Canada orders military members on leave abroad to return home, self-isolate

Canada’s top military commander has issued updated orders requiring all members — regular force and full-time reservists — now on leave outside of the country to return to Canada immediately, CBC News has learned.

Order does not apply to soldiers on operations

Canadian Forces members parade from Parliament Hill during the National Day of Honour in Ottawa on Friday, May 9, 2014. Soldiers abroad on leave have been ordered home and into self-isolation in response to the COVID-19 pandemic. (Sean Kilpatrick/The Canadian Press)

Canada's top military commander has issued updated orders requiring all members — regular force and full-time reservists — now on leave outside of the country to return to Canada immediately, CBC News has learned.

Once back, they will be required to report to their primary bases and self-isolate for 14 days before returning to duty.

The new directive, a copy of which was obtained by CBC News, does not affect troops deployed on operations in the Middle East, Europe or in other parts of the world. It is confined strictly to those who are travelling for pleasure or on non-essential duty.

The order, issued Tuesday by Chief of the Defence Staff Gen. Jonathan Vance, mirrors the federal government's urgent plea for Canadians travelling abroad to return home as quickly as possible because of the rapid spread of the COVID-19 virus.

"If you're outside the country and outside the U.S., we want to you to come home now," Vance said in an interview with CBC News late Tuesday.

The military also is imposing further restrictions on its members, including a sweeping ban on commercial travel (air, rail and bus) and a ban on members travelling more than 250 kilometres away from their homes or primary bases.

"We've asked people not to take public transport," Vance said. "We are trying to keep the force present. We want them to be present enough that they can be recalled, if we need to recall them." 

Cadets and students at all military schools will be confined to barracks until further notice.

A major annual training exercise in Western Canada, known as Maple Resolve, is also being cancelled. 

The new restrictions build on orders issued last week that saw the military ban travel outside of the country for all members, reduce staff numbers at headquarters and close bases to outside visitors, including foreign delegations.

Canadian soldiers work to hold back floodwaters on the Ottawa River in Fitzroy Harbour, Ont., April 29, 2019. Soldiers could be ordered to help with emergency measures to cope with the COVID-19 pandemic. (Sean Kilpatrick/Canadian Press)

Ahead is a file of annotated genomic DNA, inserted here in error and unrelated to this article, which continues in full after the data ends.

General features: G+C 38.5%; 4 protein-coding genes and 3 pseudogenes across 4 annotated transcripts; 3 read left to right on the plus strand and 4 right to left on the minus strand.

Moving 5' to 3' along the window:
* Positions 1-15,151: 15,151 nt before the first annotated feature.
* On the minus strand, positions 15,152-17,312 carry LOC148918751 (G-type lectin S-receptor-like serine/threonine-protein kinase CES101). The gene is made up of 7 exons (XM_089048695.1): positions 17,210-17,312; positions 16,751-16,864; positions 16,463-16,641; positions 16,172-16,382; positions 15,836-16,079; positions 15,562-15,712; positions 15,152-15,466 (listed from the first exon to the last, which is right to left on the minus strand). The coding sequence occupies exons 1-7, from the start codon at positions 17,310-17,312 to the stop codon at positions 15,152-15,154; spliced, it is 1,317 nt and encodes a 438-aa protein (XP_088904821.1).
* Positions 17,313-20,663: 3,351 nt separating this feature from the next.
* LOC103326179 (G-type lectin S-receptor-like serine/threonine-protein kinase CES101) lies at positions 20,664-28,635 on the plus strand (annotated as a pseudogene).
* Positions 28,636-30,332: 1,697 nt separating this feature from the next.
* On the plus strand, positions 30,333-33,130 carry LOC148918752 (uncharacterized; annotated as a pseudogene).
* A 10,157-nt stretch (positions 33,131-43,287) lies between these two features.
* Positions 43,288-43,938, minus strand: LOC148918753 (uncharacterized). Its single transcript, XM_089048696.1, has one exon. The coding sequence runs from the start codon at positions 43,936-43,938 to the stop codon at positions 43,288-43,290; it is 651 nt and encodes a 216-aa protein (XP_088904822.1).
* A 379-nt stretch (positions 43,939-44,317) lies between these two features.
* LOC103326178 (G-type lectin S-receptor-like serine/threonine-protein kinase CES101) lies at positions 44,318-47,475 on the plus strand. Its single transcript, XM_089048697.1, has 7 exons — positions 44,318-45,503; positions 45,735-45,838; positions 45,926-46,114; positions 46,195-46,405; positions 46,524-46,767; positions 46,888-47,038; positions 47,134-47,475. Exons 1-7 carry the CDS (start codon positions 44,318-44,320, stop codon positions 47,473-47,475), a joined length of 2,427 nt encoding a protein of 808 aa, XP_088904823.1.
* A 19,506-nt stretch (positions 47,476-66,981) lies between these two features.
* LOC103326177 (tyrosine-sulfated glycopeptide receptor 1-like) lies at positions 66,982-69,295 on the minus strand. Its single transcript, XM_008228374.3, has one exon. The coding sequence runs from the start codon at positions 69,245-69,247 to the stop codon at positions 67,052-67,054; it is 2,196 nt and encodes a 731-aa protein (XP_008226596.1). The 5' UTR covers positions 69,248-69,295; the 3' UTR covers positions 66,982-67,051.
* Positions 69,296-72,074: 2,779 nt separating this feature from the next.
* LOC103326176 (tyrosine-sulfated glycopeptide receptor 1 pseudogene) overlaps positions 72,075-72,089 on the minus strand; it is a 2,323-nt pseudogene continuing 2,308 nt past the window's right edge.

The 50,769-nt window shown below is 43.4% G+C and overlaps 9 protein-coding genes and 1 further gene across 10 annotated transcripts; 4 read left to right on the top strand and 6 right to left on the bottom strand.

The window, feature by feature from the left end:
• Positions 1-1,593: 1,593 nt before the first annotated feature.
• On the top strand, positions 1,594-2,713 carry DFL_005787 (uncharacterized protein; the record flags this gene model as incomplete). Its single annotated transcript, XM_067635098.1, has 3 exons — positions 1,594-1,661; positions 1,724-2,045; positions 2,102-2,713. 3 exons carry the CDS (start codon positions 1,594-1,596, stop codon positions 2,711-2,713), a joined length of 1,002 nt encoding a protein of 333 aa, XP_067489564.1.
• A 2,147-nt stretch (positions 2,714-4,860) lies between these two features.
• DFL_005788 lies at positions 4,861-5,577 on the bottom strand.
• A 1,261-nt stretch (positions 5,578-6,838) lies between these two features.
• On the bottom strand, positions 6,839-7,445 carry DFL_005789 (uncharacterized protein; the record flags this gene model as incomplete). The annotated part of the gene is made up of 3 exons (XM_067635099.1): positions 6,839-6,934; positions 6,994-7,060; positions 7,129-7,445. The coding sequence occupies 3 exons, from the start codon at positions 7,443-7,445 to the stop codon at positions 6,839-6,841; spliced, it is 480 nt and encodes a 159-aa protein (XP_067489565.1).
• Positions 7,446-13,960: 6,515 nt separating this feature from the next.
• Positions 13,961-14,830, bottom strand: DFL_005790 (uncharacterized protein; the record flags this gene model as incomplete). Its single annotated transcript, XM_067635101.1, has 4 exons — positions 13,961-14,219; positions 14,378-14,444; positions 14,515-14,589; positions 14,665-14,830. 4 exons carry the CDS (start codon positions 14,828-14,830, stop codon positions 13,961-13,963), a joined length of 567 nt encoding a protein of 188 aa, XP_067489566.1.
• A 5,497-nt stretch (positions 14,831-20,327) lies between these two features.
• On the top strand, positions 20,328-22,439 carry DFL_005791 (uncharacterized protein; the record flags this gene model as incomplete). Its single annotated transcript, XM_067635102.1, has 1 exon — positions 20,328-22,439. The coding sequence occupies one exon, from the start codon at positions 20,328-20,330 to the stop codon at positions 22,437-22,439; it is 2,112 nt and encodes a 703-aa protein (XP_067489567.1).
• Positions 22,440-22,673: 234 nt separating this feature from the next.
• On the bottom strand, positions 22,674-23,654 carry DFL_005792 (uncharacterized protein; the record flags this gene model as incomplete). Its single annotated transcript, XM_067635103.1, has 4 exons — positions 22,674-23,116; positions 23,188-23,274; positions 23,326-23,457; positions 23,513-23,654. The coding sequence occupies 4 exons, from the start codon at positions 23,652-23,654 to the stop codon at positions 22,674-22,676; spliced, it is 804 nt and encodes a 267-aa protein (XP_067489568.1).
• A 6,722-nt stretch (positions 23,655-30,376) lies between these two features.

The military could conceivably be used to help federal authorities enforce the Emergencies Act, which can be invoked in "urgent and critical" situations when there is a serious danger to lives, or to the health or safety of citizens.

Prime Minister Justin Trudeau said Tuesday the government is examining the Emergencies Act to decide if it should be used, or if there are other steps the government could take to protect the public.

The use of the military is considered a last resort for the federal government.

In the interview, Vance said the order is not a precursor to action under the Emergency Act, but is intended to reflect the advice of the country's chief public health officer.

"We want people to get home, but not for a specific mission task I have for them," he said. "We do need to be ready for contingencies that we do not know, but we plan for, particularly pandemic support for Canadians." 

Since the pandemic crisis started, Vance has said repeatedly the precautionary measures being taken by the military are meant to keep the force healthy and prepared in case it's needed by the federal government for further operations, at home or abroad.

The military has continued to conduct routine patrols and operations throughout the crisis, defence officials said.


Murray Brewster

Senior reporter, defence and security

Murray Brewster is senior defence writer for CBC News, based in Ottawa. He has covered the Canadian military and foreign policy from Parliament Hill for over a decade. Among other assignments, he spent a total of 15 months on the ground covering the Afghan war for The Canadian Press. Prior to that, he covered defence issues and politics for CP in Nova Scotia for 11 years and was bureau chief for Standard Broadcast News in Ottawa.

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